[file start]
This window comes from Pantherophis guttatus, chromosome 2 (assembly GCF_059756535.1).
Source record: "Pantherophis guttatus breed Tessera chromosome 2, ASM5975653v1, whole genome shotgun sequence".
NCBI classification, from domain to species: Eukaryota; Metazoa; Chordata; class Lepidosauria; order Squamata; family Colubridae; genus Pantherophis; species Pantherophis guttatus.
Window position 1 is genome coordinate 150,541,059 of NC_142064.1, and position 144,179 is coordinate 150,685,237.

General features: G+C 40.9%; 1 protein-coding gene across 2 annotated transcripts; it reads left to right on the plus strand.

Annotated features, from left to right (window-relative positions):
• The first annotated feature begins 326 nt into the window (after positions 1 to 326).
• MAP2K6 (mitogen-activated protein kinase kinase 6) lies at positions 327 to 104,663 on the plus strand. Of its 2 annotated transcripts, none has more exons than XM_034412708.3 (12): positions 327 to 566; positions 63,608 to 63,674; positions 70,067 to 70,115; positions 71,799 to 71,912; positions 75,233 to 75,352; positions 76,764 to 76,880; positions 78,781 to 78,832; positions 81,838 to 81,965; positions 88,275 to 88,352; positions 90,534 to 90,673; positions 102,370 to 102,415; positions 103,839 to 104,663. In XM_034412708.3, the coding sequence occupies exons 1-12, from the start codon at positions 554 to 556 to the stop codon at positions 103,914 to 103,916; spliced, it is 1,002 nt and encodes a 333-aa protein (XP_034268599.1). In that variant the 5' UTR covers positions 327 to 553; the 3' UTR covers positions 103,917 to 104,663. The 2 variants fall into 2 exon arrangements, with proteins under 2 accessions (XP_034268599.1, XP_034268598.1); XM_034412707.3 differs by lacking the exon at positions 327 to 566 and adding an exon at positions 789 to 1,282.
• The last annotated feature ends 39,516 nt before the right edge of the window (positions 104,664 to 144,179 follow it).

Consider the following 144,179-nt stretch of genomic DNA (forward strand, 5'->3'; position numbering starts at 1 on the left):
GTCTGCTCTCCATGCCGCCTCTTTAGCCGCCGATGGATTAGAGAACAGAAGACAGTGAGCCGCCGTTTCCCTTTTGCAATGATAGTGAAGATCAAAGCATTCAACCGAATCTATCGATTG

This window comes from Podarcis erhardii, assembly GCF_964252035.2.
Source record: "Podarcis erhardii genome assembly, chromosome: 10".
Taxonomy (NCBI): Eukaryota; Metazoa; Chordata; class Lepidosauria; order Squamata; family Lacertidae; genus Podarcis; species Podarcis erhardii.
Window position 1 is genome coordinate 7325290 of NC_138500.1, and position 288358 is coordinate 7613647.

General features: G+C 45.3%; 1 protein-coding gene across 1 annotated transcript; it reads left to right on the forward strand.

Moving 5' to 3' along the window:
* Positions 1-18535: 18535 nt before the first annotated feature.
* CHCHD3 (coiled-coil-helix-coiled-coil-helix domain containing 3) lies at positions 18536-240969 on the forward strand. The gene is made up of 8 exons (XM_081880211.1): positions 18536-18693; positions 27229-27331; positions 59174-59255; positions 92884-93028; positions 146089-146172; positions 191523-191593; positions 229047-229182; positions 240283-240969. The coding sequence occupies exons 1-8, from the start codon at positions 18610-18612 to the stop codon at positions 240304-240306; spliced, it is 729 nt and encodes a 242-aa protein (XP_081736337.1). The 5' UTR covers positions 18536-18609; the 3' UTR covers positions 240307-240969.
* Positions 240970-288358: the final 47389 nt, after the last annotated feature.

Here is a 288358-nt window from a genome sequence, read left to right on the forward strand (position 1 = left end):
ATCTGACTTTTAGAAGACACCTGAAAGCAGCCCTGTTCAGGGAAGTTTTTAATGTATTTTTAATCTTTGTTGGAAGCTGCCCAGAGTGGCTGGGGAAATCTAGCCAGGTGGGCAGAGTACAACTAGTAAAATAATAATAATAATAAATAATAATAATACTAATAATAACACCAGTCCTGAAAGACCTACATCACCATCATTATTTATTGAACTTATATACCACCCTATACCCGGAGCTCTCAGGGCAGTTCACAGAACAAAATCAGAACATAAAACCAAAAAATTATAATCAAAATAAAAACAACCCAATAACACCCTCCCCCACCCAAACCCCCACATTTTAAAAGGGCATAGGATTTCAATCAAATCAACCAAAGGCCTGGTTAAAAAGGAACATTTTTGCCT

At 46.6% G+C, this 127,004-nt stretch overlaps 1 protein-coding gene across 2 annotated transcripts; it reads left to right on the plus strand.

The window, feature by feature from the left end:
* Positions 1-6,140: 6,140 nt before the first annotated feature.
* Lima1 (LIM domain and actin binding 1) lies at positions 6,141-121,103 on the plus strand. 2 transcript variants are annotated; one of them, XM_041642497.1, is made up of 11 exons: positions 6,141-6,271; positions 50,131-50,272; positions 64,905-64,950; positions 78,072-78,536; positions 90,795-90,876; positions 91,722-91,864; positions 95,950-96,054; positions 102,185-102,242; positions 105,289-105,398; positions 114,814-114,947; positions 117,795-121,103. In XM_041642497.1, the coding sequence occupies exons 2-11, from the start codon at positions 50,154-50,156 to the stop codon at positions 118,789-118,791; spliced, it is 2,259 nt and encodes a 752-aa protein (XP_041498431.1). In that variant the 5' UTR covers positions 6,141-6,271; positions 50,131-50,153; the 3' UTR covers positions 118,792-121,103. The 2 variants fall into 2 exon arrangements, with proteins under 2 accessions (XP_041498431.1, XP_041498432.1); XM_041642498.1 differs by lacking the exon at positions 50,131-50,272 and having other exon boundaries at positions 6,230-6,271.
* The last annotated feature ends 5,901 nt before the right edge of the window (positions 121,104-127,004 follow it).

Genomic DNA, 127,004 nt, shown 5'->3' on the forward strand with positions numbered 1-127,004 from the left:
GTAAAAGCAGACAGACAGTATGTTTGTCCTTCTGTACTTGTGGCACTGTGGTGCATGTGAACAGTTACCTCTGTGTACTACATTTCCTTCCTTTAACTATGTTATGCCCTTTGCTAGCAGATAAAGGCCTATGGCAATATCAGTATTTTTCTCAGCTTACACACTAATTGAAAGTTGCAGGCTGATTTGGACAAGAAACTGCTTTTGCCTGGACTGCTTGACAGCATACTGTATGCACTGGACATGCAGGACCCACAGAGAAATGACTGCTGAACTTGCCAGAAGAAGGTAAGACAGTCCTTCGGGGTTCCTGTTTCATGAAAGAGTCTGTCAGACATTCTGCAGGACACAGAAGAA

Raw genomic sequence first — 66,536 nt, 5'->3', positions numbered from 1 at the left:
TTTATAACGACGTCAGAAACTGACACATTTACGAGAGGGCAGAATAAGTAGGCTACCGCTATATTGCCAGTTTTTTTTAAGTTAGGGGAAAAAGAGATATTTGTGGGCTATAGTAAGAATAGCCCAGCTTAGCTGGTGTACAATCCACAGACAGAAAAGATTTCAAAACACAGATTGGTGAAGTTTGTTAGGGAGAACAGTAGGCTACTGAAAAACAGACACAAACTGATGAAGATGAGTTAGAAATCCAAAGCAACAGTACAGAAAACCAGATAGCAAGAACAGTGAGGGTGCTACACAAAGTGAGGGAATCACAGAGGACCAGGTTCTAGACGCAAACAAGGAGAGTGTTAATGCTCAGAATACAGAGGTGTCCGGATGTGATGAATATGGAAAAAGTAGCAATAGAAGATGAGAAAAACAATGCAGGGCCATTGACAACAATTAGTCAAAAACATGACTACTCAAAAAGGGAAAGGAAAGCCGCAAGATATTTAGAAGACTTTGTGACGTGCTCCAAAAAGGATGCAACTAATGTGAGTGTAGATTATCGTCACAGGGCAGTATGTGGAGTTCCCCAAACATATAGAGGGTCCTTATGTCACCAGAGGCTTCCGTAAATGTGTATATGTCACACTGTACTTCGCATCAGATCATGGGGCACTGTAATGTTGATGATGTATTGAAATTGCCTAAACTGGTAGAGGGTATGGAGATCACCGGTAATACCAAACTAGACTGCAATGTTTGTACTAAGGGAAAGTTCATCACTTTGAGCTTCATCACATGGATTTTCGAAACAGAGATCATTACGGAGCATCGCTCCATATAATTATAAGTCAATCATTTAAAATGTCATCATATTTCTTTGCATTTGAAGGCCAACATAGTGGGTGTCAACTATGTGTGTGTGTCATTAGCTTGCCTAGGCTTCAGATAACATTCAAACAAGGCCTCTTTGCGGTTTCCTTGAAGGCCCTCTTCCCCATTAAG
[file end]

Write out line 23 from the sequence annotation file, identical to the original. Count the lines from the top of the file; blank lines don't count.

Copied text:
At 46.6% G+C, this 127,004-nt stretch overlaps 1 protein-coding gene across 2 annotated transcripts; it reads left to right on the plus strand.